A persuasive body of research from the past 30 years has uncovered a long list of plant food factors that protect against the cell damage and chronic inflammation that are underlying causes of cancer, high blood pressure, Alzheimer s disease, and atherosclerosis. These are exactly the conditions that millions of baby boomers are diagnosed (or already contend) with daily. Now Never Too Late to Go Vegan offers insight and practical guidance for everyone over 50 who is seeking the benefits of a plant-rich vegan diet.Authors Adams, Breitman and Messina who bring close to 75 years of vegan living to this book cover the health advantages of minimally processed vegetables, legumes, fruit, and whole grains for those 50 and older, including greater energy and vitality and more time to enjoy life. And recognizing that going vegan includes adapting one s diet but also one s life more broadly, they also explore the effects of going vegan on relationships, caregiving responsibilities, matters of the spirit, and more. Never Too Late to Go Vegan also includes 75 delicious, easy vegan recipes that meet the nutritional needs of older eaters.
So, I’ve loved all of Ginny’s books, and have also enjoyed/admired Carol Adams’s and Patti Breitman’s work. This book is another winner, and is geared toward an important demographic. I consider Ginny a friend and am proud to call her friend. She’s a lovely person and has done so much good for the animals, and for helping people become vegan and helping them be as healthy as possible on vegan diets.
I wouldn’t normally have had this book at the top of my radar given that I went vegan long before age 50, but I like reading all sorts of vegan books (having knowledge is good for outreach and I always learn something new for myself too) and I can’t see Ginny having a book out and not reading it. I’ve even read 2 editions of her book for professional R.D.s
The main thing I can say is don’t avoid this book if you are not yet 50 years old, and definitely read it if you’re considering going vegan, or are a new vegan, no matter what your age, but definitely don’t miss it if you are 40+, 50+.
I went lacto-ovo at age 23, tried to be (and mostly was, at about 95%-99%) vegan from age 34, and finally succeeded going fully vegan (it was a long road) at age 41. My biggest regret about the process is that I didn’t become vegan even sooner than I did. I really envy people who’ve been vegan from a young age, and especially those who are lifelong vegans, but, as the book says, it’s never too late to make a change and go vegan. So, I recommend reading the book no matter what your age.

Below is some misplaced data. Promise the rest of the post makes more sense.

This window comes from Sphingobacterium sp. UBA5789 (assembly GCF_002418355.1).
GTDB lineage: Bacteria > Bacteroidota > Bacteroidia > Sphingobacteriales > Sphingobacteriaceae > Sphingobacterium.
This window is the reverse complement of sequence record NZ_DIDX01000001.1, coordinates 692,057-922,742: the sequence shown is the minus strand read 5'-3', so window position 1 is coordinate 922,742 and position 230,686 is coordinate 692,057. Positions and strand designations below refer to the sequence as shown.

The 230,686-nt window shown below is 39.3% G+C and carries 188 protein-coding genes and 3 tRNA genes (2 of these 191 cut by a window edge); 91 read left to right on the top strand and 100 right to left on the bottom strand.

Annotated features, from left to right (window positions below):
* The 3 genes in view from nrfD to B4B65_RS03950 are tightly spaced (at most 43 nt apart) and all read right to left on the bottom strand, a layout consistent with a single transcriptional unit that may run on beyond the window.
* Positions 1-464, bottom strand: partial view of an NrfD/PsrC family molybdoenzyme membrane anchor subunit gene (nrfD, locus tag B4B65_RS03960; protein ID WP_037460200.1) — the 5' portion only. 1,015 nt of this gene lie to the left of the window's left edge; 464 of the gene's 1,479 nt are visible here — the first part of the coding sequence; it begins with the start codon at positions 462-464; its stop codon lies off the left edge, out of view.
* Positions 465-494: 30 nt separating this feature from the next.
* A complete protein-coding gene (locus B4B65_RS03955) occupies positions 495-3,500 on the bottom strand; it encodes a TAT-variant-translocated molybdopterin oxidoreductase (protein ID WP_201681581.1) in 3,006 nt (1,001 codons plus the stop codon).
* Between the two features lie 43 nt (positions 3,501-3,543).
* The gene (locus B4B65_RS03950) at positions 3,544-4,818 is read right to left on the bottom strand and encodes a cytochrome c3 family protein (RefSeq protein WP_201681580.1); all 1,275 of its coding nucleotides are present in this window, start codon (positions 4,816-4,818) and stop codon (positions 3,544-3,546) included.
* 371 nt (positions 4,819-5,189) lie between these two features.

It’s a wonderful book. It’s packed with all sorts of useful information. I particularly like how, in several short sections, the three authors share their experiences, including what vegan foods they eat. I love vegan food and also think it’s fun to vicariously enjoy what others eat, and imagining myself eating it, not to mention I love getting ideas for foods to actually make. I got all that in this book. Here, “make” is a term used loosely. There are some wonderful included recipes (I was especially happy to see some by Jennifer Raymond, whose recipes are easy to make and delicious) but also included are foods anyone could put together without effort.
I’m grateful for the book’s subtitle, because the focus of this book is vegan, plant-based foods only, not vegan living in every way. For instance, I aim to use no products of any type derived from or tested on animals.
The book’s topics cover proper nutrition, ideas for foods to eat, including how to veganize some favorite non-vegan foods, and aging and various medical conditions and how diet effects them, and really helpful sections on the impact on relationships of making the change to eating vegan when others are still eating non-vegan, and might not understand vegans/vegan foods. Throughout, the authors write about some of their personal experiences, and those are wonderful and very helpful contributions.
I think for people who are interested in but not yet eating vegan, this book will help them see how it’s very possible to succeed eating 100% vegan. It’s an extremely beneficial addition to the genre of vegan “how to” and informational and recipe books.
For those who are over 50, or nearing 50, whether a long time vegan, newly vegan, “veganish”, or interested in vegan eating, I think this book’s contents are helpful and interesting for all these readers.
I often like including the Table of Contents in my vegan books reviews, but I see the Amazon “Look Inside” has that available, for those who want to get a more specific sense of what the book offers.
I bought this book for my mom for her 60th birthday, but of course I read it before giving it to her, and I ate it right up. I love books by Ginny, who has such well-educated, low-stress nutritional advice and by Carol Adams, who always seems to have delicious recipes and calm, loving advice in her books. This book is the first of its kind. I don't believe I've read any book before that talks about how to eat vegan in assisted living situations or how to handle being vegan if you are a caretaker, since it is now so common for people in their 50s and 60s to be taking care of ailing parents. My very favorite parts were the boxes throughout where Ginny, Patti, and Carol weighed in on different questions about their various personal experiences as vegans such as vegan fashion, how they became vegan, things they eat, etc. And I also absolutely loved the short essays/narratives written by various vegans over 50. I would love to read a book just with this kind of content. I was going to buy a copy of this book for myself, mostly because the recipes look delicious, and I always like adding to my vegan book collection, BUT I lost my job the day after my mom's birthday, so I can't really buy books anymore.
One account that would have been fun to see in this book is of the surgeon who went vegan in his 50s to ward off heart disease and didn't retire until age 95. His colleagues didn't want him to retire; he could have kept operating (at 95+!), but 95 was just an arbitrary age he set for himself to retire at. He's still going strong at age 98 now.